‘Benchmark needed in fight against poverty’

National 3 minutes, 17 seconds

BANDAR SERI BEGAWAN

THE lack of an established poverty line in Brunei makes it difficult to identify those who really needs support, a local non-government organisation said.

Last October, it was reported that the Department of Economic Development and Planning (JPKE) was conducting a study on Minimum Cost of Basic Needs (KMKA), a method that is normally used to define poverty line.

A statistics officer from JPKE said the data from the KMKA can be used as a building block to establish a poverty line.

Speaking to The Brunei Times on the sidelines of the “Youth Against Poverty” workshop yesterday, Nurul Wadaah Mohd Noor, vice president of the Society for Community Outreach and Training (SCOT), said it is currently very confusing for them because they do not really know who actually deserves help or aid.

“We need to know what are the type of conditions the family also lives in to determine if they need help. For example, some families do not have refrigerators although they need to store their medication in it. So does that classify them as being in poverty because they cannot afford it?”, Nurul Wadaah Mohd Noor asked.

She said there needs to be some kind of structure or guidelines to help them determine who are those in poverty and need help.

“It is important so we know who to help. We cannot help everyone because with the current economic situation, it is not easy for us to gather funds,” she said.

Based on her experience over the last five years working with charity and underprivileged families, she said families need to be analysed in terms of their total monthly income to determine if they are categorised as underprivileged.

“Some of the families receive fixed monthly welfare from the government, such as $300 a month. However, the number of people under a family unit need to be considered. I think $300 may be enough for two persons in a family, but not for a family with eight children,” she said, adding the government should come up with guidelines to establish what being underprivileged means.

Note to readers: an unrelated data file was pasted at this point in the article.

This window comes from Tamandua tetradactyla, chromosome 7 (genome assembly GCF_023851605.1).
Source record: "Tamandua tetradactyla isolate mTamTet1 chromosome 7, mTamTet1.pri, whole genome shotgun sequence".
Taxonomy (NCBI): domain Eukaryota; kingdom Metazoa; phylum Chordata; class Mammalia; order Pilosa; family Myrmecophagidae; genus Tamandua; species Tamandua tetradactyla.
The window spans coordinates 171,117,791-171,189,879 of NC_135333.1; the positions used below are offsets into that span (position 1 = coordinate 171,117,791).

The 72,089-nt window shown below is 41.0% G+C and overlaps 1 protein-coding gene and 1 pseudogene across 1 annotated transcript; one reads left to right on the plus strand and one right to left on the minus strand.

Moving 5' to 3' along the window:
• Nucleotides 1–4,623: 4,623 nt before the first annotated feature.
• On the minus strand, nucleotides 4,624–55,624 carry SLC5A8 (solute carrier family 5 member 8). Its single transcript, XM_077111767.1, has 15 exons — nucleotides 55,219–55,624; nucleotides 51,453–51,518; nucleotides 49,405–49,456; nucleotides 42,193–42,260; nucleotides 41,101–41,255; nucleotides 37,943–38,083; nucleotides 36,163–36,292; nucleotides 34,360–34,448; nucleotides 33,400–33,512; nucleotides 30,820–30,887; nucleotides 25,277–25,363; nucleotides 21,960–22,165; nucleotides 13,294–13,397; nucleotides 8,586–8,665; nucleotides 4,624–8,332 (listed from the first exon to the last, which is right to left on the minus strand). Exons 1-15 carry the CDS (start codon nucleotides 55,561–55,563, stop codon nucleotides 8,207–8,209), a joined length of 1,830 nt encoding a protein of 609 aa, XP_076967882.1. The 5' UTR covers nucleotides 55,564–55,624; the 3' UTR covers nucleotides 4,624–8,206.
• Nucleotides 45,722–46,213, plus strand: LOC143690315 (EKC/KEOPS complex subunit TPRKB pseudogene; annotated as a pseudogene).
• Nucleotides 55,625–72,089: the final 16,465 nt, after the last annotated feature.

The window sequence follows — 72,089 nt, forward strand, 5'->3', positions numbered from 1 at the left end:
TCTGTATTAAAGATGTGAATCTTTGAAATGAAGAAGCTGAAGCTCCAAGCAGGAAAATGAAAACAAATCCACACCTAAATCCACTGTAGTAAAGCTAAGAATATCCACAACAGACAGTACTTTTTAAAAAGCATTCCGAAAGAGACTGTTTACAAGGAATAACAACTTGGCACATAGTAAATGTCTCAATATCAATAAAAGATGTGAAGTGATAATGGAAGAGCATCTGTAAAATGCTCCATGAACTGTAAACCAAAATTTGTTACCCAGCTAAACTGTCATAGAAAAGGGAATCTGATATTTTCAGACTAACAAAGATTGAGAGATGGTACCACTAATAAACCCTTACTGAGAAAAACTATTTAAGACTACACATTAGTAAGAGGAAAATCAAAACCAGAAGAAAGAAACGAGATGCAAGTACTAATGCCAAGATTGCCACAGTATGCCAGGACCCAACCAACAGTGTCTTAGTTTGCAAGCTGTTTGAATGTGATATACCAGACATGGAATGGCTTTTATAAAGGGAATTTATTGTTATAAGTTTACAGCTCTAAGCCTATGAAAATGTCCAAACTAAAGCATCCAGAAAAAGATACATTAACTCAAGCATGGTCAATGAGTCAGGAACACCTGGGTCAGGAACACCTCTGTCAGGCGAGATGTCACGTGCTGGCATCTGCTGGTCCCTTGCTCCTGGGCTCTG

She said one area SCOT has discovered that can classify a family “being in poverty is when their residence lacks attention to cleanliness”.

“When we asked some of the underprivileged families we work with why their house was dirty, they said it was expensive to purchase household cleaning items like mops. So we are starting to understand that basic necessities are not just in terms of food and the need for electricity and water, but also cleaning aids,” she said.

“I think there needs to be a benchmark on the family’s monthly income to determine whether they are underprivileged. If a family of five has a total income of $1,000 a month, is that enough for them to afford all the basic necessities?”, she said.

SCOT’s priorities also include making sure all underprivileged children continuously attend school, and that they have proper living conditions.

“We have a SCOT education programme where we have volunteers teach underprivileged students every Friday and Sunday. This year, we collaborated with the Rimba II Secondary School to teach the students there,” she said.

On house conditions, she said if the family’s house does not have a proper toilet for example, SCOT will seek partners in the private sector such as engineers, to sponsor and build a toilet for them.

In January this year, the president of the Brunei Council on Social Welfare (MKM) called on the government to establish a poverty line “as failure to do so might worsen the poverty situation”.

Datin Paduka Hjh Intan Hj Md Kassim said a poverty line will enable authorities to collect accurate data on those living in poverty.

She said in a previous report that the establishment of the poverty line should also be accompanied with studies on the root causes of poverty, and the breakdown of the age group of population under this poverty line.

The Brunei Times